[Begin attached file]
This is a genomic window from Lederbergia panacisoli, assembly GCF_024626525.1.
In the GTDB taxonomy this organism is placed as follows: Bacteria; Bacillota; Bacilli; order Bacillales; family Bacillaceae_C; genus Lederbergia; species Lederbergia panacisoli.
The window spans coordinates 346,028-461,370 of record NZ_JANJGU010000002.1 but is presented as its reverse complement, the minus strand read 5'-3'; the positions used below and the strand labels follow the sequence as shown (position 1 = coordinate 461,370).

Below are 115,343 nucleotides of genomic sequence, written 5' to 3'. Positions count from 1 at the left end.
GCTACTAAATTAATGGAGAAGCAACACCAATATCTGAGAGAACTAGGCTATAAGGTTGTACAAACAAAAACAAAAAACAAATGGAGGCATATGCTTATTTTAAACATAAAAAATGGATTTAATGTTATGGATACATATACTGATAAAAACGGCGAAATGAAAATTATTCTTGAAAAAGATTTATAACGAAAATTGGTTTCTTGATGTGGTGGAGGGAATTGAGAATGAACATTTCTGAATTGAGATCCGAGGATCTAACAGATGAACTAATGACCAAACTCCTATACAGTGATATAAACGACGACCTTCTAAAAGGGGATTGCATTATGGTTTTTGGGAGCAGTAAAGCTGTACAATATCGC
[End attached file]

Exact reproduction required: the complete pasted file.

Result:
This is a genomic window from Lederbergia panacisoli, assembly GCF_024626525.1.
In the GTDB taxonomy this organism is placed as follows: Bacteria; Bacillota; Bacilli; order Bacillales; family Bacillaceae_C; genus Lederbergia; species Lederbergia panacisoli.
The window spans coordinates 346,028-461,370 of record NZ_JANJGU010000002.1 but is presented as its reverse complement, the minus strand read 5'-3'; the positions used below and the strand labels follow the sequence as shown (position 1 = coordinate 461,370).

Below are 115,343 nucleotides of genomic sequence, written 5' to 3'. Positions count from 1 at the left end.
GCTACTAAATTAATGGAGAAGCAACACCAATATCTGAGAGAACTAGGCTATAAGGTTGTACAAACAAAAACAAAAAACAAATGGAGGCATATGCTTATTTTAAACATAAAAAATGGATTTAATGTTATGGATACATATACTGATAAAAACGGCGAAATGAAAATTATTCTTGAAAAAGATTTATAACGAAAATTGGTTTCTTGATGTGGTGGAGGGAATTGAGAATGAACATTTCTGAATTGAGATCCGAGGATCTAACAGATGAACTAATGACCAAACTCCTATACAGTGATATAAACGACGACCTTCTAAAAGGGGATTGCATTATGGTTTTTGGGAGCAGTAAAGCTGTACAATATCGC